W3C home > Mailing lists > Public > www-style@w3.org > November 2011

Re: inherit property

From: Anand K Kalyanasundaram <anand.kalyanasundaram@oracle.com>
Date: Wed, 09 Nov 2011 08:04:16 +0530
Message-ID: <4EB9E6A8.9080609@oracle.com>
To: www-style@w3.org
I am just adding more info to this posting. The trinidad skin spec which 
is based on CSS3 (adds additional elements) introduces -tr-rule-ref() 
and -tr-property-ref() for this. It would be nice to pull these or add 
something similar to CSS3.

Example 1:
    .someclass {color: red}
    .foo {-tr-rule-ref: selector(".someclass")}

Example 2:
    .someclass {color: red}
    .foo { background-color: -tr-property-ref(".someclass", "color");}

Source: http://myfaces.apache.org/trinidad/devguide/skinning.html

Thanks,
Anand

On 11/8/2011 10:08 AM, Райчо Райков wrote:
> I was always interested why in CSS not implemented inheritance from
>
> another style.
>
> Example:
>
> ..style_1 { border-color: blue; color: red; }
> ..style_2 { border-color: inherit-from ( style_1 ); color: green; }
>
> When I search in the Internet, there are other people asking the same
> question.
>
> Main advantage is extending styles for libraries without changing their
> CSS files. In my example, lets assume "style_1" is declared in library
> from other vendor. I build my own web page(s), where I need box with the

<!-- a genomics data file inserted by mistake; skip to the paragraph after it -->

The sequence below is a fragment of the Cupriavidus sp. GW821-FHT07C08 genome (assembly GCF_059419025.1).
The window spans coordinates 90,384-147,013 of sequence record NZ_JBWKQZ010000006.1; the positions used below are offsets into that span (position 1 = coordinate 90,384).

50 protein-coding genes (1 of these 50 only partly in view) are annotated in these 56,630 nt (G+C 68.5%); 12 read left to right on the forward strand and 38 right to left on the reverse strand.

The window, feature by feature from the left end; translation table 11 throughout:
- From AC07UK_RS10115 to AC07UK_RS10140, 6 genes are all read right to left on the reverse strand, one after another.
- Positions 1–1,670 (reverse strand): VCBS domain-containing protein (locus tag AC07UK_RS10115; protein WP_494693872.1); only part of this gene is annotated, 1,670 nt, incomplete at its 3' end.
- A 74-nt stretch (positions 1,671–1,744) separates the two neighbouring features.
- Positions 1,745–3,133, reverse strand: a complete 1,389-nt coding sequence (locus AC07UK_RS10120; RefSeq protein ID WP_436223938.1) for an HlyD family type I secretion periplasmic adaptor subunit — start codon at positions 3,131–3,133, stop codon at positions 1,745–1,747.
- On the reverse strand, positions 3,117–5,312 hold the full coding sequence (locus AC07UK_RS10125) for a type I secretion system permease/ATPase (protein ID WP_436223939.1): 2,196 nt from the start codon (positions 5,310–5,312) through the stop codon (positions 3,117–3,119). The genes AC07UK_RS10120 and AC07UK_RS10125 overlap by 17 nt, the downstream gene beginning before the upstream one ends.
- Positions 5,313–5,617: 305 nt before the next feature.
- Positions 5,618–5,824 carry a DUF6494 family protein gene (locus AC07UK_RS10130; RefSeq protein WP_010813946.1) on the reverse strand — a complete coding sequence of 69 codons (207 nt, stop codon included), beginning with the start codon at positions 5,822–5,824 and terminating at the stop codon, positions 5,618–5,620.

> same border as defined in library but with different color of the text
> (green in example).
>
> If the library vendor changes border color in style_1 (or user changes
> the page theme), if I have such kind of inheritance my page will
> "follow" changes automatically.
>
> I send an email to Karen Myers (Business Development Lead, MIT) and here
> is part of her answer:
>
> -------------------------------
>
> The *technical* answer has several aspects, including:
>
>   - It is not so easy at is looks. E.g., what color does the last line
> use in this example?
>
>         .style1 { color: blue }
>         .style1 { color: green }
>         .style1 { color: inherit-from(.style1) }
>         P.style1 { color: yellow }
>         H1.style1 { color: orange }
>         H1 { color: inherit-from(.style1) }
>
>   - If it is to make editing of CSS easier (for advanced users), there
> are specialized systems such as LESS and SASS, and generic systems such
> as PHP and SSI, that can do this much better. They also have the
> advantage that they already work, and are independent of browser support.
>
> -------------------------------
>
> I know it isn't so easy to implement such thing. It's not just another
> "property". It's another way of thinking about properties. If in current
> CSS the model of properties can be called "flat", if such inheritance is
> implemented the model will become "hierarchical".
>
> About the implementation, I think if the browser can resolve which style
> should use when rendering a tag, it can resolve which style to use when
> inherit from other style. Of course, it's not a "real" answer or 
> solution.
>
> Ms. Myers give me a good example (mine was very simple). Let's follow it
> step by step (or think as a CSS parser):
>
>         .style1 { color: blue }